Tag Archives: Earl’s Court

Earls Court and the death of fun in London

“In London, it seems everything that’s not a shop, offices or luxury apartments is being demolished,” sighed artist Duggie Fields when I interviewed him last month for a piece in Uncut about the imminent demolition of Earls Court Exhibition Centre. It’s a quote that, in a nutshell, seems to encapsulate all that is going wrong with London right now.

“There is so much damaged being done to London all over, Earl’s Court is just part of it,” says Fields. “London is losing a scale of living that has been very special for a long time. Now we have this mini high rises that could be from anywhere, they are characterless and there are so many of them.”

Earls Court will be pulled down early next year and replaced by houses, ending the area’s 120-year history as a place of fun. This history is well known to London nerds, but is worth repeating. The former cabbage field of Earls Court was transformed into a funzone by Yorkhire entrepreneur John Whitely at the end of the 1880s, when he brought Buffalo Bill’s Wild West Show to the newly transformed exhibition site, hemmed in between railway lines. It featured a miniature Rocky Mountains, Native American village, corrals and a cowboy bunkhouse. “The show was a revelation,” write Felix Barker and Peter Jackson in Pleasures Of London. A few years later, the site attracted London’s first big wheel – a 300ft monster called the Gigantic Wheel.

When that lost its thrill, new entertainments were sought – including plans for a mechanical racecourse. Numerous exhibitions were also held there – including Captain Boynton’s Water Show in 1893, the Greater Britain Exhibition, in 1899 and Shakespeare’s England in 1912. Then in 1937 the Exhibition Centre was built. It opened with a Chocolate and Confectionery Exhibition and went on hold swimming galas, motor shows, the Royal Tournament and events for the 1948 and 2012 Olympics.  It’s a decent looking building, too, well worth saving for its lovely Art Deco curve and revolutionary concrete engineering. So many magnificent buildings from this era are being lost.

Less, pleasantly, in 1939 it hosted a gargantuan meeting of Oswald Mosley’s fascist blackshirts.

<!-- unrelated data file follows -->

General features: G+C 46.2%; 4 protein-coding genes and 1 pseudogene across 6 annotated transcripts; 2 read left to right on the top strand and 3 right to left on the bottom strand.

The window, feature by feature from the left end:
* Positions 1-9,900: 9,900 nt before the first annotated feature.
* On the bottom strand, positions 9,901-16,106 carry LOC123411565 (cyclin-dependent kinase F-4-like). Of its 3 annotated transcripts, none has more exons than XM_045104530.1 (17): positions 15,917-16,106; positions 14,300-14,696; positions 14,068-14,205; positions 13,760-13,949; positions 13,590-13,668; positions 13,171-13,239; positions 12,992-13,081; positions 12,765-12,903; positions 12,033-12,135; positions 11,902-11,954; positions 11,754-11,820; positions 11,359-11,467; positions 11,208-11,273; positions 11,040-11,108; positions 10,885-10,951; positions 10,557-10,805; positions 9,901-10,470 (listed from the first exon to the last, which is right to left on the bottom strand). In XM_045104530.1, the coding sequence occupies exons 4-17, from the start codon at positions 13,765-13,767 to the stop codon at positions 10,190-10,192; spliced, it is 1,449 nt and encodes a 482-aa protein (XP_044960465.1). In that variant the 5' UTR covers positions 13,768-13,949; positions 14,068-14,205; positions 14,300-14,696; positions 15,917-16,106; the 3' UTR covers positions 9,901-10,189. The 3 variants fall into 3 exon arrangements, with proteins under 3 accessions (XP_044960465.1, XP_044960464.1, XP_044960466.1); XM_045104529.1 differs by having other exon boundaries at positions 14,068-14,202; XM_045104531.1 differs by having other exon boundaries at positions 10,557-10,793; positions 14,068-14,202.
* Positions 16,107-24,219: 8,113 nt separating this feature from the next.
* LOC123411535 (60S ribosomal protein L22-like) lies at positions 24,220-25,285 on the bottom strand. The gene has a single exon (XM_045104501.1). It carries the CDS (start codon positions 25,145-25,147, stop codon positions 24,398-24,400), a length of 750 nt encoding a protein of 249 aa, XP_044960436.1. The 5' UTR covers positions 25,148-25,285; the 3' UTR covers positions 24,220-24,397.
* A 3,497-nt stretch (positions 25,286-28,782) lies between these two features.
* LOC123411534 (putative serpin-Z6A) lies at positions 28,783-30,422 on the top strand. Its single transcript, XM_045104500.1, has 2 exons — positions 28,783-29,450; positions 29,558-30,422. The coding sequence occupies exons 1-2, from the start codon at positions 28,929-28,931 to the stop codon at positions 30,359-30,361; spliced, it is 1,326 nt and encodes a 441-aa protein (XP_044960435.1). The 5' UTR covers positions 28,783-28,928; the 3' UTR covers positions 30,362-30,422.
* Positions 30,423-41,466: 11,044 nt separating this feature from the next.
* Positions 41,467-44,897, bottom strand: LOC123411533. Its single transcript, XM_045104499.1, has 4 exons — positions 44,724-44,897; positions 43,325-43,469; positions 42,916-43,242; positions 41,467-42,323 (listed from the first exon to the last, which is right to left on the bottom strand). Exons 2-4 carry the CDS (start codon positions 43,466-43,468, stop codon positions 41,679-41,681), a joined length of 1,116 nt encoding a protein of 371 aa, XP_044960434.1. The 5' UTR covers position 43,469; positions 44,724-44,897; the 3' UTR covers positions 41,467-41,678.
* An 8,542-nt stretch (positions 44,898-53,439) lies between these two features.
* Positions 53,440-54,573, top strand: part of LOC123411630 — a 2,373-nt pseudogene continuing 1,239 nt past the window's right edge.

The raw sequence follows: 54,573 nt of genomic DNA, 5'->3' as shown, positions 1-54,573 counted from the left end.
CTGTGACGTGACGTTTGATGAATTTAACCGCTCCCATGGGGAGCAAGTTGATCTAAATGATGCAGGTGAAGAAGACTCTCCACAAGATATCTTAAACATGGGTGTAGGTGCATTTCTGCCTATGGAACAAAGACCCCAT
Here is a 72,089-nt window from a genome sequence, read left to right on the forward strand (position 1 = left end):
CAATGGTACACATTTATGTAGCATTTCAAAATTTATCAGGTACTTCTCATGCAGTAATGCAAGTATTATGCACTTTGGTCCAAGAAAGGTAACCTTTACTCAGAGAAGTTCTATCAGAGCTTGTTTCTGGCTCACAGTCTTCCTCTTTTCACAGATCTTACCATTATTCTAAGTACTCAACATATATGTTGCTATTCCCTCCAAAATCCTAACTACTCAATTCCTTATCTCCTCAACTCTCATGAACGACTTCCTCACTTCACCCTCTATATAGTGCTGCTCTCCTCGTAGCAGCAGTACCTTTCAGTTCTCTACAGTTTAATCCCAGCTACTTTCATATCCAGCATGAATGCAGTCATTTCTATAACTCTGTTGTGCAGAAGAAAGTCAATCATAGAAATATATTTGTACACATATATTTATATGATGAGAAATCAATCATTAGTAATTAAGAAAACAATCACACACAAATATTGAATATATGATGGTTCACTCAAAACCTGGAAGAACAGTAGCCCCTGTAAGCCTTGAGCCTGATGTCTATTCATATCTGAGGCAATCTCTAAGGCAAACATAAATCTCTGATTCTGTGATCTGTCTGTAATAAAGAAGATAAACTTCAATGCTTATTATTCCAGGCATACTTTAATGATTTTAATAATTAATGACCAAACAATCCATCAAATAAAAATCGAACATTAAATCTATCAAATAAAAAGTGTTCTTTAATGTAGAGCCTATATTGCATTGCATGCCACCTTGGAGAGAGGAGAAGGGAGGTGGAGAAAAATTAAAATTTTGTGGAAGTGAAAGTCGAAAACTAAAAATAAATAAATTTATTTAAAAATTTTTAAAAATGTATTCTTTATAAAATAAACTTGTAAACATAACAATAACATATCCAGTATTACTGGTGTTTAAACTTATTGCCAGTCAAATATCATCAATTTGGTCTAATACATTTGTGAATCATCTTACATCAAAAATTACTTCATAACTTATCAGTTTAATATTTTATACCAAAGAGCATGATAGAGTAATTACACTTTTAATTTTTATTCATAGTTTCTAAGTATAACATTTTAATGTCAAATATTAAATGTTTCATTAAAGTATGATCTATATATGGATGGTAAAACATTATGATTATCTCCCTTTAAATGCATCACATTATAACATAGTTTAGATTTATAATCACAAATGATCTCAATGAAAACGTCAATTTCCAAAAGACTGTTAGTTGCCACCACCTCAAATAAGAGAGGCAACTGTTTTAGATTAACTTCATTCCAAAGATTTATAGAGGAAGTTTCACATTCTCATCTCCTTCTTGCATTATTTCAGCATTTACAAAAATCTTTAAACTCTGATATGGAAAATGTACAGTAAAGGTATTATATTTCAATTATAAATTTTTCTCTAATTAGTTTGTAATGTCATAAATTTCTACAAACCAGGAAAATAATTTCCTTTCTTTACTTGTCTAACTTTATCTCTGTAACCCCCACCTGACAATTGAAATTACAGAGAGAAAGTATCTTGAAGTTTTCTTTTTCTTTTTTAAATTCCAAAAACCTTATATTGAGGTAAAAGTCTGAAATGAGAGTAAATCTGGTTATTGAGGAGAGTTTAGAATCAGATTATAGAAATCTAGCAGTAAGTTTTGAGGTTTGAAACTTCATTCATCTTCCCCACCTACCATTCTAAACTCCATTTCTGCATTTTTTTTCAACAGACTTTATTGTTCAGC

From the 1970s, Earls Court also began to host pop shows. David Bowie was first to play there, although Noddy Holder of Slade claims they were the first to book it and then managed to improve the sound after Bowie flopped. Concerts by Bob Dylan, Led Zeppelin, Queen, Rolling Stones and Pink Floyd followed. I saw Oasis there, unfortunately, and also the BRIT awards in 2000, when I threw a champagne cork at Christine Hamilton.

Slade fans at Earls Court

And now it’s to come down, replaced by 8,000 houses and some shops.

Duggie Fields has lived in Earls Court since the 1960s. You may recognise his flat – and former flatmate.

He points out that the removal of the Exhibition Centre will, at a stroke, remove any point or purpose to the Earls Court area. “It has nothing for people to come to,” he says. “Just boring anonymous shops and lots of traffic. All we’ll get is more chainstores because there’s no neighbourhood, there’s no locals. You can’t create villages, they grow over a long period of time.” He also fears for the pubs and restaurants that rely on the Exhibition Centre, which has still been functioning almost round the clock despite impending doom, for their custom.

He’s right. Earls Court is, even with the Exhibition Centre, one of the most boring areas of London. Without it, it’s pretty much irrelevant. But there’s a problem here too. London needs housing, desperately. Surely these 8,000 or so units will help?

It seems unlikely. The new apartments will – like those in the big new developments and Nine Elms – be aimed at the pockets of investors and speculators, people with deep pockets who have taken advantage of stagnant interest rates to buy up property and then charge eye-watering rents for them. It’s hard to blame them, as economic policy seems designed purely to over inflate London’s property market, but the damage is considerable. Because not only are they building identikit apartments in areas nobody that actually needs housing can afford, they are in the process annihilating anything that could be seen as fun – pubmusic venues, sports grounds as well as historic structures like Earls Court. It’s a depressing, dismal outcome that offers the worst of all possible worlds.